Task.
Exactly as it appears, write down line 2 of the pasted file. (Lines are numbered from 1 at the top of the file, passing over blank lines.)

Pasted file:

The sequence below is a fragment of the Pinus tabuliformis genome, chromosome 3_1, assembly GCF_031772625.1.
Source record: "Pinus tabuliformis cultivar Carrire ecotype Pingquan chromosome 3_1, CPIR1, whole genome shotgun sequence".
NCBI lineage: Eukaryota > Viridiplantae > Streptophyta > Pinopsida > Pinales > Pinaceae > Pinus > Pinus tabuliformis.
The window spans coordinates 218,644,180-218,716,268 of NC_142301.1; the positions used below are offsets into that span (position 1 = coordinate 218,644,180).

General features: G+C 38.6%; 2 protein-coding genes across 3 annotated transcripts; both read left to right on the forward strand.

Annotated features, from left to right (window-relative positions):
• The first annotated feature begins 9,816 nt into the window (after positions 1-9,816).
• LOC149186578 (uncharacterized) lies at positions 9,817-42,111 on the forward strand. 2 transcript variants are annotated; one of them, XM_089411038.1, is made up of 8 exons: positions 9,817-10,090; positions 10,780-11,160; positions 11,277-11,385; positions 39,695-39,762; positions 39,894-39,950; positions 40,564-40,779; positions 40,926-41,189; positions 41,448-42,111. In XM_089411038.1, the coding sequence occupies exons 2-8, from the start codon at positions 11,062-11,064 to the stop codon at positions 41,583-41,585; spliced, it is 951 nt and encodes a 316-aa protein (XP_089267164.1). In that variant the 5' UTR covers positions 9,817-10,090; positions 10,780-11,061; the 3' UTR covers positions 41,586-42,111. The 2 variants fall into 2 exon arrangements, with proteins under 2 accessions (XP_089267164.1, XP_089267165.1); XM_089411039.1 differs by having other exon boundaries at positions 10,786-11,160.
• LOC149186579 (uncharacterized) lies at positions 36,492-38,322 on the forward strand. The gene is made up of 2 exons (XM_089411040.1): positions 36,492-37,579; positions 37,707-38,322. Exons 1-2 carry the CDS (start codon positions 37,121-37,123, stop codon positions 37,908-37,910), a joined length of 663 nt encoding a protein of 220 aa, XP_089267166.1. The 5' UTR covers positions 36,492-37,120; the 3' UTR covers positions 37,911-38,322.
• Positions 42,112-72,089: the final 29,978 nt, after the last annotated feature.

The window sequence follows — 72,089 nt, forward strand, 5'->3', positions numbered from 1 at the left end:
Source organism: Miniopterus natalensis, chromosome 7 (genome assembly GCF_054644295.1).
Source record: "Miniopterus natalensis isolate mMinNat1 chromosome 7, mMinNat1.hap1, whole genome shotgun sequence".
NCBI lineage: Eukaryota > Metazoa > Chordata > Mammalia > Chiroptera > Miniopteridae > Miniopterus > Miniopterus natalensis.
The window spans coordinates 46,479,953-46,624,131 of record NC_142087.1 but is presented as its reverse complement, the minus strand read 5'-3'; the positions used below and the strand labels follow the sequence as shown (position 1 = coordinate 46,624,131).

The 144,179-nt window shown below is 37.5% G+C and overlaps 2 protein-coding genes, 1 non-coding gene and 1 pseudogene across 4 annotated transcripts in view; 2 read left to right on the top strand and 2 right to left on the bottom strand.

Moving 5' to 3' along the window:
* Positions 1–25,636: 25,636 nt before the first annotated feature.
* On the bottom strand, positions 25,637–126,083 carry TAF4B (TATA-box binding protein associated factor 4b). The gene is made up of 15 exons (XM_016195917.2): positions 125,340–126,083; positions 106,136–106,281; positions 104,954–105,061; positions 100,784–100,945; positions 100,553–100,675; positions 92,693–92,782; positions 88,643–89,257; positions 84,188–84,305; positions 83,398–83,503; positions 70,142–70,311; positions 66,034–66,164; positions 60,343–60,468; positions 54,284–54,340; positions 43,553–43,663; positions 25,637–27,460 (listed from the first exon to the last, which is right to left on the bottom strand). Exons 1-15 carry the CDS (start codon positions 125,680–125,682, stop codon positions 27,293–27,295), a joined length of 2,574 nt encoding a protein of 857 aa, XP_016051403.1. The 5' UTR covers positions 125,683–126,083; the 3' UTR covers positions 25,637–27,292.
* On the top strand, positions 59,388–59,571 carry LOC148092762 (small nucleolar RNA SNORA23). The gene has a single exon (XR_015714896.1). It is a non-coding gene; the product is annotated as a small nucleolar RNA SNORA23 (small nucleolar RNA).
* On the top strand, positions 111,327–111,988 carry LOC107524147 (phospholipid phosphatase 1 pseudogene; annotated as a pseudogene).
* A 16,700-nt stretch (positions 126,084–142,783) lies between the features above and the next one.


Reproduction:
Source record: "Pinus tabuliformis cultivar Carrire ecotype Pingquan chromosome 3_1, CPIR1, whole genome shotgun sequence".